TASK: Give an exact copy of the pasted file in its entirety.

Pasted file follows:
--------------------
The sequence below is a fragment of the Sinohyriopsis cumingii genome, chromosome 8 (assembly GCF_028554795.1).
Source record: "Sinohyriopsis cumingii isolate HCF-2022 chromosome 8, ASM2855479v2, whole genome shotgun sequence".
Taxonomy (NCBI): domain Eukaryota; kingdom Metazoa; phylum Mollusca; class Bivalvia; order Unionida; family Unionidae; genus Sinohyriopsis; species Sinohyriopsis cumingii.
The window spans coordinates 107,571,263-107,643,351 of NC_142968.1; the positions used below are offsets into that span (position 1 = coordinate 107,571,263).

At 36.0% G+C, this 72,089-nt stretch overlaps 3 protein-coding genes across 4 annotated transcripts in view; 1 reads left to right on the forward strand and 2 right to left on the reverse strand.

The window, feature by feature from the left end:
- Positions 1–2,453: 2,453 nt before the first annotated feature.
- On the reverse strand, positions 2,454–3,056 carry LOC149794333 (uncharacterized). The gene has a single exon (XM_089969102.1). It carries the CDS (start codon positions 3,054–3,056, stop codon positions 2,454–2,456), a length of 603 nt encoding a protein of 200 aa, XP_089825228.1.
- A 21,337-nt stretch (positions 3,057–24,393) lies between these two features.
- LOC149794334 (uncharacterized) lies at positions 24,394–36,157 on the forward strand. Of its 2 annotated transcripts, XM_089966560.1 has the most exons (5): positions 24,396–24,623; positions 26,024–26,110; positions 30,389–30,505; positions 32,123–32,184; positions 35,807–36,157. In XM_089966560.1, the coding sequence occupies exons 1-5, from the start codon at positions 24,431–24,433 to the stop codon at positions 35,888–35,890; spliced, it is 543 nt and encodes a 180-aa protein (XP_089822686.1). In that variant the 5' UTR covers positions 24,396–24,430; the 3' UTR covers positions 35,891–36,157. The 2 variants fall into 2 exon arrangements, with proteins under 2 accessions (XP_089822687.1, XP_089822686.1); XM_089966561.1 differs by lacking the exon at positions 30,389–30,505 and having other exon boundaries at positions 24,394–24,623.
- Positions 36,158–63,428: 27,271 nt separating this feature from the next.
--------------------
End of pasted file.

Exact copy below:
The sequence below is a fragment of the Sinohyriopsis cumingii genome, chromosome 8 (assembly GCF_028554795.1).
Source record: "Sinohyriopsis cumingii isolate HCF-2022 chromosome 8, ASM2855479v2, whole genome shotgun sequence".
Taxonomy (NCBI): domain Eukaryota; kingdom Metazoa; phylum Mollusca; class Bivalvia; order Unionida; family Unionidae; genus Sinohyriopsis; species Sinohyriopsis cumingii.
The window spans coordinates 107,571,263-107,643,351 of NC_142968.1; the positions used below are offsets into that span (position 1 = coordinate 107,571,263).

At 36.0% G+C, this 72,089-nt stretch overlaps 3 protein-coding genes across 4 annotated transcripts in view; 1 reads left to right on the forward strand and 2 right to left on the reverse strand.

The window, feature by feature from the left end:
- Positions 1–2,453: 2,453 nt before the first annotated feature.
- On the reverse strand, positions 2,454–3,056 carry LOC149794333 (uncharacterized). The gene has a single exon (XM_089969102.1). It carries the CDS (start codon positions 3,054–3,056, stop codon positions 2,454–2,456), a length of 603 nt encoding a protein of 200 aa, XP_089825228.1.
- A 21,337-nt stretch (positions 3,057–24,393) lies between these two features.
- LOC149794334 (uncharacterized) lies at positions 24,394–36,157 on the forward strand. Of its 2 annotated transcripts, XM_089966560.1 has the most exons (5): positions 24,396–24,623; positions 26,024–26,110; positions 30,389–30,505; positions 32,123–32,184; positions 35,807–36,157. In XM_089966560.1, the coding sequence occupies exons 1-5, from the start codon at positions 24,431–24,433 to the stop codon at positions 35,888–35,890; spliced, it is 543 nt and encodes a 180-aa protein (XP_089822686.1). In that variant the 5' UTR covers positions 24,396–24,430; the 3' UTR covers positions 35,891–36,157. The 2 variants fall into 2 exon arrangements, with proteins under 2 accessions (XP_089822687.1, XP_089822686.1); XM_089966561.1 differs by lacking the exon at positions 30,389–30,505 and having other exon boundaries at positions 24,394–24,623.
- Positions 36,158–63,428: 27,271 nt separating this feature from the next.